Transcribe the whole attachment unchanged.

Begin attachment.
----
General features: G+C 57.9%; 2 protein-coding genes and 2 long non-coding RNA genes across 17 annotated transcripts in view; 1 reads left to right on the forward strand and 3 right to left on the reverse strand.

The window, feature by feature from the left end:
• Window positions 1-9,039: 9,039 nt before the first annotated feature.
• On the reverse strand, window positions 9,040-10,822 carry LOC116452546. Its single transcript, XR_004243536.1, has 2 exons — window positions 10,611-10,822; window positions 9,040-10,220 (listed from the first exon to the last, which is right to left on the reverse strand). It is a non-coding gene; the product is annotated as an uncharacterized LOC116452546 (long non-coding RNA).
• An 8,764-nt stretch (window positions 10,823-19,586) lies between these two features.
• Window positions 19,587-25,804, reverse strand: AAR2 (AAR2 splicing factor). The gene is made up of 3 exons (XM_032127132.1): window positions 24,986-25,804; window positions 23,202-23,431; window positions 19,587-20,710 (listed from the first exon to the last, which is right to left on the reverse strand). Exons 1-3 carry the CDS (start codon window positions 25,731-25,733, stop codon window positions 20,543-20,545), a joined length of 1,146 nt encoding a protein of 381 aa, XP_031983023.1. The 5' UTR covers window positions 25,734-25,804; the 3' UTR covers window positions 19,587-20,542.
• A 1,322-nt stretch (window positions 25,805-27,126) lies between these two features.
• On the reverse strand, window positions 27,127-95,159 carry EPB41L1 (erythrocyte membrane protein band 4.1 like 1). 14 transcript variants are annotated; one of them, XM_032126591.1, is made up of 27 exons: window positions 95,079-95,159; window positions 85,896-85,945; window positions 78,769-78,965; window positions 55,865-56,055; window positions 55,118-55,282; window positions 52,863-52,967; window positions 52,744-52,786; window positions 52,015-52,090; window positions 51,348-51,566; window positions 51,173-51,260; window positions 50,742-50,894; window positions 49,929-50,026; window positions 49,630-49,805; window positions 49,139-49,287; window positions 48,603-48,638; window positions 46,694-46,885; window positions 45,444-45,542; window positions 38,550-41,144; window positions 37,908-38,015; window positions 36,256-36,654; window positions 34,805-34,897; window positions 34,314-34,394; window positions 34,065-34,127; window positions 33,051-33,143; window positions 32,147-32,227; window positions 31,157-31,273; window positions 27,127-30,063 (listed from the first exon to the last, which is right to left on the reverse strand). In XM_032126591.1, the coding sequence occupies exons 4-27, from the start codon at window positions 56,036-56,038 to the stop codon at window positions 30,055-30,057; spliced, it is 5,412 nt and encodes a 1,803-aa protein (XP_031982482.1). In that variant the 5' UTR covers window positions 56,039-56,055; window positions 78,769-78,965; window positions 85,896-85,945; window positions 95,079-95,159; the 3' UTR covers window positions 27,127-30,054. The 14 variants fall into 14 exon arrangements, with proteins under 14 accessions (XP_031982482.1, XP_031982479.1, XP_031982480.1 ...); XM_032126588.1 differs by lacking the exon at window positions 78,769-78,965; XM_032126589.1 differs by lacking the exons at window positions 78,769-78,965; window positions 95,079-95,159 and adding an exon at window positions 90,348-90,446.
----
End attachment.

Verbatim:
General features: G+C 57.9%; 2 protein-coding genes and 2 long non-coding RNA genes across 17 annotated transcripts in view; 1 reads left to right on the forward strand and 3 right to left on the reverse strand.

The window, feature by feature from the left end:
• Window positions 1-9,039: 9,039 nt before the first annotated feature.
• On the reverse strand, window positions 9,040-10,822 carry LOC116452546. Its single transcript, XR_004243536.1, has 2 exons — window positions 10,611-10,822; window positions 9,040-10,220 (listed from the first exon to the last, which is right to left on the reverse strand). It is a non-coding gene; the product is annotated as an uncharacterized LOC116452546 (long non-coding RNA).
• An 8,764-nt stretch (window positions 10,823-19,586) lies between these two features.
• Window positions 19,587-25,804, reverse strand: AAR2 (AAR2 splicing factor). The gene is made up of 3 exons (XM_032127132.1): window positions 24,986-25,804; window positions 23,202-23,431; window positions 19,587-20,710 (listed from the first exon to the last, which is right to left on the reverse strand). Exons 1-3 carry the CDS (start codon window positions 25,731-25,733, stop codon window positions 20,543-20,545), a joined length of 1,146 nt encoding a protein of 381 aa, XP_031983023.1. The 5' UTR covers window positions 25,734-25,804; the 3' UTR covers window positions 19,587-20,542.
• A 1,322-nt stretch (window positions 25,805-27,126) lies between these two features.
• On the reverse strand, window positions 27,127-95,159 carry EPB41L1 (erythrocyte membrane protein band 4.1 like 1). 14 transcript variants are annotated; one of them, XM_032126591.1, is made up of 27 exons: window positions 95,079-95,159; window positions 85,896-85,945; window positions 78,769-78,965; window positions 55,865-56,055; window positions 55,118-55,282; window positions 52,863-52,967; window positions 52,744-52,786; window positions 52,015-52,090; window positions 51,348-51,566; window positions 51,173-51,260; window positions 50,742-50,894; window positions 49,929-50,026; window positions 49,630-49,805; window positions 49,139-49,287; window positions 48,603-48,638; window positions 46,694-46,885; window positions 45,444-45,542; window positions 38,550-41,144; window positions 37,908-38,015; window positions 36,256-36,654; window positions 34,805-34,897; window positions 34,314-34,394; window positions 34,065-34,127; window positions 33,051-33,143; window positions 32,147-32,227; window positions 31,157-31,273; window positions 27,127-30,063 (listed from the first exon to the last, which is right to left on the reverse strand). In XM_032126591.1, the coding sequence occupies exons 4-27, from the start codon at window positions 56,036-56,038 to the stop codon at window positions 30,055-30,057; spliced, it is 5,412 nt and encodes a 1,803-aa protein (XP_031982482.1). In that variant the 5' UTR covers window positions 56,039-56,055; window positions 78,769-78,965; window positions 85,896-85,945; window positions 95,079-95,159; the 3' UTR covers window positions 27,127-30,054. The 14 variants fall into 14 exon arrangements, with proteins under 14 accessions (XP_031982482.1, XP_031982479.1, XP_031982480.1 ...); XM_032126588.1 differs by lacking the exon at window positions 78,769-78,965; XM_032126589.1 differs by lacking the exons at window positions 78,769-78,965; window positions 95,079-95,159 and adding an exon at window positions 90,348-90,446.